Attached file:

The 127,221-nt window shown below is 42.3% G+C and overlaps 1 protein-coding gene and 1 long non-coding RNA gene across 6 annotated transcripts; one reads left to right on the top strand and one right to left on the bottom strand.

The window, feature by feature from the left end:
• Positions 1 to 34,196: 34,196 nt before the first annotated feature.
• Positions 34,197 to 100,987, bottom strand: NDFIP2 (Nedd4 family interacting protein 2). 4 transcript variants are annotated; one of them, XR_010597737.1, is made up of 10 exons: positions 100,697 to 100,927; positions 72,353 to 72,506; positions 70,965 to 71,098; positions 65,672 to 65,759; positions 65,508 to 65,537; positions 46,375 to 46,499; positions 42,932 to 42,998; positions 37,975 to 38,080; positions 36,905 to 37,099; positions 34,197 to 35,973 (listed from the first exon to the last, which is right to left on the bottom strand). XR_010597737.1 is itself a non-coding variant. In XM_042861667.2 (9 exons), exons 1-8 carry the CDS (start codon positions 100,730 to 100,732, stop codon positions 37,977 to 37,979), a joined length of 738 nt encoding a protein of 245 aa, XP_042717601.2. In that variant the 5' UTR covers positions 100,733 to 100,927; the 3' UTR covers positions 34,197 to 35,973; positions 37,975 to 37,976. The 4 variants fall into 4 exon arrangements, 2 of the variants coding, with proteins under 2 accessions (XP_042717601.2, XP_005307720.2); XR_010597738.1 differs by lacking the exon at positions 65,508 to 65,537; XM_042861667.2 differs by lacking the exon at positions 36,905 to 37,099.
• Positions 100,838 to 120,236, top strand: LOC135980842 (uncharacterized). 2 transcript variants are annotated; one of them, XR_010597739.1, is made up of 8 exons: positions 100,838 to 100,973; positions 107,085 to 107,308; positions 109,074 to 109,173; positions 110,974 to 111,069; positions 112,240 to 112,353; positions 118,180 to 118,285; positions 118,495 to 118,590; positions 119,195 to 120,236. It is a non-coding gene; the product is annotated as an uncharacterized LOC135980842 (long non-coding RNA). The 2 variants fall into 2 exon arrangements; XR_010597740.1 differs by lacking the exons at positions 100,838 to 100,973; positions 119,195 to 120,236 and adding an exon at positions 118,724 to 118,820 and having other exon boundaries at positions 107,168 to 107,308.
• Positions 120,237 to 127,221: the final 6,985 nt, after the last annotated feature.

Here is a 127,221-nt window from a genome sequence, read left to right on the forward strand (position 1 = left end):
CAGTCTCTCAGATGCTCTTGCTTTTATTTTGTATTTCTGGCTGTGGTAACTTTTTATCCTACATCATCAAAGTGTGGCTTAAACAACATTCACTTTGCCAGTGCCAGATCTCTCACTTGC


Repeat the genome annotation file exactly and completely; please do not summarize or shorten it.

The 127,221-nt window shown below is 42.3% G+C and overlaps 1 protein-coding gene and 1 long non-coding RNA gene across 6 annotated transcripts; one reads left to right on the top strand and one right to left on the bottom strand.

The window, feature by feature from the left end:
• Positions 1 to 34,196: 34,196 nt before the first annotated feature.
• Positions 34,197 to 100,987, bottom strand: NDFIP2 (Nedd4 family interacting protein 2). 4 transcript variants are annotated; one of them, XR_010597737.1, is made up of 10 exons: positions 100,697 to 100,927; positions 72,353 to 72,506; positions 70,965 to 71,098; positions 65,672 to 65,759; positions 65,508 to 65,537; positions 46,375 to 46,499; positions 42,932 to 42,998; positions 37,975 to 38,080; positions 36,905 to 37,099; positions 34,197 to 35,973 (listed from the first exon to the last, which is right to left on the bottom strand). XR_010597737.1 is itself a non-coding variant. In XM_042861667.2 (9 exons), exons 1-8 carry the CDS (start codon positions 100,730 to 100,732, stop codon positions 37,977 to 37,979), a joined length of 738 nt encoding a protein of 245 aa, XP_042717601.2. In that variant the 5' UTR covers positions 100,733 to 100,927; the 3' UTR covers positions 34,197 to 35,973; positions 37,975 to 37,976. The 4 variants fall into 4 exon arrangements, 2 of the variants coding, with proteins under 2 accessions (XP_042717601.2, XP_005307720.2); XR_010597738.1 differs by lacking the exon at positions 65,508 to 65,537; XM_042861667.2 differs by lacking the exon at positions 36,905 to 37,099.
• Positions 100,838 to 120,236, top strand: LOC135980842 (uncharacterized). 2 transcript variants are annotated; one of them, XR_010597739.1, is made up of 8 exons: positions 100,838 to 100,973; positions 107,085 to 107,308; positions 109,074 to 109,173; positions 110,974 to 111,069; positions 112,240 to 112,353; positions 118,180 to 118,285; positions 118,495 to 118,590; positions 119,195 to 120,236. It is a non-coding gene; the product is annotated as an uncharacterized LOC135980842 (long non-coding RNA). The 2 variants fall into 2 exon arrangements; XR_010597740.1 differs by lacking the exons at positions 100,838 to 100,973; positions 119,195 to 120,236 and adding an exon at positions 118,724 to 118,820 and having other exon boundaries at positions 107,168 to 107,308.
• Positions 120,237 to 127,221: the final 6,985 nt, after the last annotated feature.

Here is a 127,221-nt window from a genome sequence, read left to right on the forward strand (position 1 = left end):
CAGTCTCTCAGATGCTCTTGCTTTTATTTTGTATTTCTGGCTGTGGTAACTTTTTATCCTACATCATCAAAGTGTGGCTTAAACAACATTCACTTTGCCAGTGCCAGATCTCTCACTTGC